Discover more from Rebecca Birch - On Education
On knowledge in English
When a syllabus is not really a syllabus
I know that a lot of the problems with education in the US come down to not having a coherent national, or even sometimes state syllabus. We have an Australian Curriculum, which informs the NSW NESA syllabus, and while changes to these are always contentious, having them at all is almost universally thought to be a good thing. One would expect that these would contain content to guide teachers, indeed the History Wars are testament to the fraught debates about what to include, with the implication that these inclusions show what we privilege and perpetuate as a nation. But what if I were to claim that in the important area of English, an area of so much policy focus, effectively doesn’t have a curriculum or syllabus? Are educational bureaucrats shying away from claiming which ‘knowledges’ are fundamental or important in literature? Is there a fear of backlash against reducing teacher autonomy in making these text choices, and by extension knowledge choices?
I spoke on a panel last year at ResearchED Australia about the integrity of the curriculum and the importance of canonical works as a foundational element of a knowledge-rich curriculum in English. I heard Paul Martin, the CEO of NESA, speak in good faith about the inclusion of canonical works, the contemporary canon and accessible texts in the HSC text Prescriptions. I think the Prescriptions do reflect a balanced and rigorous programming approach. The problem for me is the 7-10 curriculum, which provides very little direction and relies heavily upon heads of department recognising Year 12 as a standard on which to model their text selections. I will outline some of the non-negotiables in the syllabus, intended to prompt rigour and give direction. I will also show how these can be diluted or perverted to support low expectations and avoid difficult conversations about powerful knowledge.
Some non-negotiables with text selection
Shakespeare has to be studied once per stage. The value of this is obvious - everyone deserves to study Shakespeare and given a choice, some teachers would opt out for reasons of student engagement, perceived elitism and low expectations.
Indigenous and Asian texts need to be studied. This is a cross-curricular priority, meaning that all subject areas need to look at Asian and Indigenous knowledge and culture.
Two works of fiction, film, non-fiction and drama per stage - note that Shakespeare can double as drama. To me, this puts non-fiction and film on an equal footing with fiction, and places drama low on the list of priorities as a discrete text type. However, film is avoidable in HSC English but needs to be studied twice per stage in 7-10.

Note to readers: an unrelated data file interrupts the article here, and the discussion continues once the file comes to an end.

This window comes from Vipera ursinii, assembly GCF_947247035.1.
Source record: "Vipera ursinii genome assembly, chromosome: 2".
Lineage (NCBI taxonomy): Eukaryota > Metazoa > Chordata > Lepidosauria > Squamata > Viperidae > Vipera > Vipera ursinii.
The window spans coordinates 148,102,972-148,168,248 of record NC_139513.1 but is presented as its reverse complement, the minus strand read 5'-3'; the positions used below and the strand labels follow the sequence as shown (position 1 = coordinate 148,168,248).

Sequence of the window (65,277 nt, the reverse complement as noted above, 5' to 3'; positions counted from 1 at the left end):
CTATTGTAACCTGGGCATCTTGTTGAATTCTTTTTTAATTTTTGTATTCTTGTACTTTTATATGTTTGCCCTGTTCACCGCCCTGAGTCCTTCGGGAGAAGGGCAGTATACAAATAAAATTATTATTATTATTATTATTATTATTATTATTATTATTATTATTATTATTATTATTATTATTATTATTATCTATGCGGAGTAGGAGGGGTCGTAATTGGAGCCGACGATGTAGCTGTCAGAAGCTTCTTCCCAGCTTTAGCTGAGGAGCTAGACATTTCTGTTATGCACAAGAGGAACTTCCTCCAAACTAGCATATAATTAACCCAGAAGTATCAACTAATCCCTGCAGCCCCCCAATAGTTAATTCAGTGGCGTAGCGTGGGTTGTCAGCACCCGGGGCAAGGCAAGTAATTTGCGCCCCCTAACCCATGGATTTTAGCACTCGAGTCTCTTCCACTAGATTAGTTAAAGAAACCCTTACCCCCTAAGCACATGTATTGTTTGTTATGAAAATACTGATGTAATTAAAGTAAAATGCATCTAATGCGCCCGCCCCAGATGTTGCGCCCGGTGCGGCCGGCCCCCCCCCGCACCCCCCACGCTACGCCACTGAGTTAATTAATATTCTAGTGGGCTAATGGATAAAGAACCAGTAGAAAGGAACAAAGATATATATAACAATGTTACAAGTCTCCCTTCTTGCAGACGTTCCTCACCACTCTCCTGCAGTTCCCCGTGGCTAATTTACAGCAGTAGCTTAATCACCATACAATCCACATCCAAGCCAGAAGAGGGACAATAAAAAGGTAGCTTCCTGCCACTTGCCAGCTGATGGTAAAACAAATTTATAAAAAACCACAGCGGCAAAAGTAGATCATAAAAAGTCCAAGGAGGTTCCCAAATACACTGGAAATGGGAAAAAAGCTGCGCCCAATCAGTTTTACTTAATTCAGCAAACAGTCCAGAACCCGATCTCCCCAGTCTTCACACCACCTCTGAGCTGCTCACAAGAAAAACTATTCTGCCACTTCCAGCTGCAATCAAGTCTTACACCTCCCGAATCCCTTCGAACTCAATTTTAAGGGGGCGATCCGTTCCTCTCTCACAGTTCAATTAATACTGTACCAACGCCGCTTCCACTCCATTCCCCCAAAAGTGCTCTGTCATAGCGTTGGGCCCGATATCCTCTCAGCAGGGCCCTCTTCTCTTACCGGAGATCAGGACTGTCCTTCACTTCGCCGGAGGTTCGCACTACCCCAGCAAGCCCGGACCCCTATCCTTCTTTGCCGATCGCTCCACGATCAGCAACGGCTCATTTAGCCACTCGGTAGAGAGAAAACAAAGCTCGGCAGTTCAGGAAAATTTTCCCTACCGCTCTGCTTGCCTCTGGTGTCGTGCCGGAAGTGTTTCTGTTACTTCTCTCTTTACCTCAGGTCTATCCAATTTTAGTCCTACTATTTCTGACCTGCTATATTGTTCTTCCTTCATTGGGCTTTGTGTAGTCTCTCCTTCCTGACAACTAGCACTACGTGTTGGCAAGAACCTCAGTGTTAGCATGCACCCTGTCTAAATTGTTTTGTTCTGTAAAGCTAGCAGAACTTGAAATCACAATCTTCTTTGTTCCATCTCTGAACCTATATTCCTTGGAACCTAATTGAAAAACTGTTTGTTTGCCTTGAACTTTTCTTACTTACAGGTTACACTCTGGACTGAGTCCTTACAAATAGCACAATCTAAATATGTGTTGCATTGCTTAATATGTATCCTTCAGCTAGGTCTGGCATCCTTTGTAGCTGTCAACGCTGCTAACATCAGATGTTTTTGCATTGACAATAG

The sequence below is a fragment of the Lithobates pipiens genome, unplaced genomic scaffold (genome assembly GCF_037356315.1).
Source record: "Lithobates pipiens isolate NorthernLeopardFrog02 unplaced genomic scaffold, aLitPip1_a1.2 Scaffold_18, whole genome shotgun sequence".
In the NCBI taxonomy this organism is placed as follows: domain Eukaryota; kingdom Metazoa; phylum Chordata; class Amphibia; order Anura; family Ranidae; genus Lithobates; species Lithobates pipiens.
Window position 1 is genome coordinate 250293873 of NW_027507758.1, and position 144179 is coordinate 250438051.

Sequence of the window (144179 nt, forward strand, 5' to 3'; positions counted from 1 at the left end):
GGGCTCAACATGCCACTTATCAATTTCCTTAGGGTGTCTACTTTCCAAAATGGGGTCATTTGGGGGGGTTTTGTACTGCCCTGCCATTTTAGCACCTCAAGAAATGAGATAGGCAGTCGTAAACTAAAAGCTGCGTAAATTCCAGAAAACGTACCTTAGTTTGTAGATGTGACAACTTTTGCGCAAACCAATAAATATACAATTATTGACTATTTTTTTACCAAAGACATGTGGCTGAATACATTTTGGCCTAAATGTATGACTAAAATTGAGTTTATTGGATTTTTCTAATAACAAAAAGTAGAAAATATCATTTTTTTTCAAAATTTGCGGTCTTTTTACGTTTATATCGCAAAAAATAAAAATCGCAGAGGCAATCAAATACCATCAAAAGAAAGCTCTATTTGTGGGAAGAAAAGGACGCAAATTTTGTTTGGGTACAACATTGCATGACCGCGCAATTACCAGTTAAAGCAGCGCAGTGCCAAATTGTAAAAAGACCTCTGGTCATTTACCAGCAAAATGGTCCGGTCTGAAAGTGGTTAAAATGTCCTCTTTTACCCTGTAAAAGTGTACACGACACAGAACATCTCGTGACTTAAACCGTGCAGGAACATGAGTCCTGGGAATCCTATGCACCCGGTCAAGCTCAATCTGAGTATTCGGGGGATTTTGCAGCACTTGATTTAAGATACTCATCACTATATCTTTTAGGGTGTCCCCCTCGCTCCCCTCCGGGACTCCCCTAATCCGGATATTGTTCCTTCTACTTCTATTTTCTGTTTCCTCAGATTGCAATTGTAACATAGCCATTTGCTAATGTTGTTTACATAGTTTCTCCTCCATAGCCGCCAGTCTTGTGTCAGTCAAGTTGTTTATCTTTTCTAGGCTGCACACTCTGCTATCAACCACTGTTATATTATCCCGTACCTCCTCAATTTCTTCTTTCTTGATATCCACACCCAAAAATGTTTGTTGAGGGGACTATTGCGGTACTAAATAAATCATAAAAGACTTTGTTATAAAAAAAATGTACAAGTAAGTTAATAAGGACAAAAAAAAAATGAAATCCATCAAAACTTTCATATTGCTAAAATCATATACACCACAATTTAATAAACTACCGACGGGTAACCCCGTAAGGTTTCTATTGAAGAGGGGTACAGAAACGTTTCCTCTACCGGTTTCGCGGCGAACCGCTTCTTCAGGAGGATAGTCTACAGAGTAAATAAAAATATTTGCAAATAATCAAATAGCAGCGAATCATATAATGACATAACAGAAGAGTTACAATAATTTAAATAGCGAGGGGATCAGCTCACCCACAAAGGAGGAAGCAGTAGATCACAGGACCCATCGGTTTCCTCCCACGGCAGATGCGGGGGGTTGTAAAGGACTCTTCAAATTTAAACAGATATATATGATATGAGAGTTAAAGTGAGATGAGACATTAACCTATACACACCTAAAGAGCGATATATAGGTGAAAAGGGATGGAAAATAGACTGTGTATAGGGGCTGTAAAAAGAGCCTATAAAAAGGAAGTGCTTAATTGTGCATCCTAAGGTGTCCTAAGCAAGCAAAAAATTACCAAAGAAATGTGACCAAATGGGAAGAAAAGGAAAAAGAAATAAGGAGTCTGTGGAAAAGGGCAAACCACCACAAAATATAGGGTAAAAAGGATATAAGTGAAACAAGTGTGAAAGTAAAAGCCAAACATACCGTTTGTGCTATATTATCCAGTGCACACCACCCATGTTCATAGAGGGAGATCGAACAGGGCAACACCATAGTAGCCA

A range of poetry, with no mention of bodies of work or movements.
Outcome 6 demands a comparison of textual ideas or stories over time, which is intended to draw from canonical works but often has the opposite effect, with teachers placing greater emphasis on the later, cooler, more accessible version. More on this below.
In addition to this, we have a shopping list of concerns with media trends and cultural politics to contend with:
Across Stage 4, for example, the selection of texts must give students experience of:
texts which are widely regarded as quality literature
a widely defined Australian literature, including texts that give insights into Aboriginal experiences in Australia
a wide range of literary texts from other countries and times, including poetry, drama scripts, prose fiction and picture books
texts written about intercultural experiences
texts that provide insights about the peoples and cultures of Asia
everyday and workplace texts
a wide range of cultural, social and gender perspectives, popular and youth cultures
texts that include aspects of environmental and social sustainability
nonfiction, picture books, graphic novels
an appropriate range of digital texts, including film, media and multimedia.
So while there’s an appearance of choice, the requirements send teachers into a game of textual Tetris, trying to find texts that will plug some of these holes, rather than mapping and prescribing powerful knowledge. I feel there’s an abrogation of responsibility here. Most of these requirements have very little to do with literature or literacy, and more to do with perceived relevance, and cultural or identity politics. A good example of a text that I consider to be a ‘threefer’ is the truly awful novel, Trash, by Andy Mulligan. It’s set in Asia, has sustainability themes, it’s ostensibly a novel. Compare this with the classic Modernist play, Death of a Salesman by Arthur Miller, which ticks one box. As far as I’m aware, functionally literate adults still take most of their media from legacy institutions, albeit via digital platforms, and they still take their novels and non-fiction on paper or Kindle. The importance of digital and multimedia texts is wildly overemphasised, considering their reach and relevance outside of the collective teacher imagination.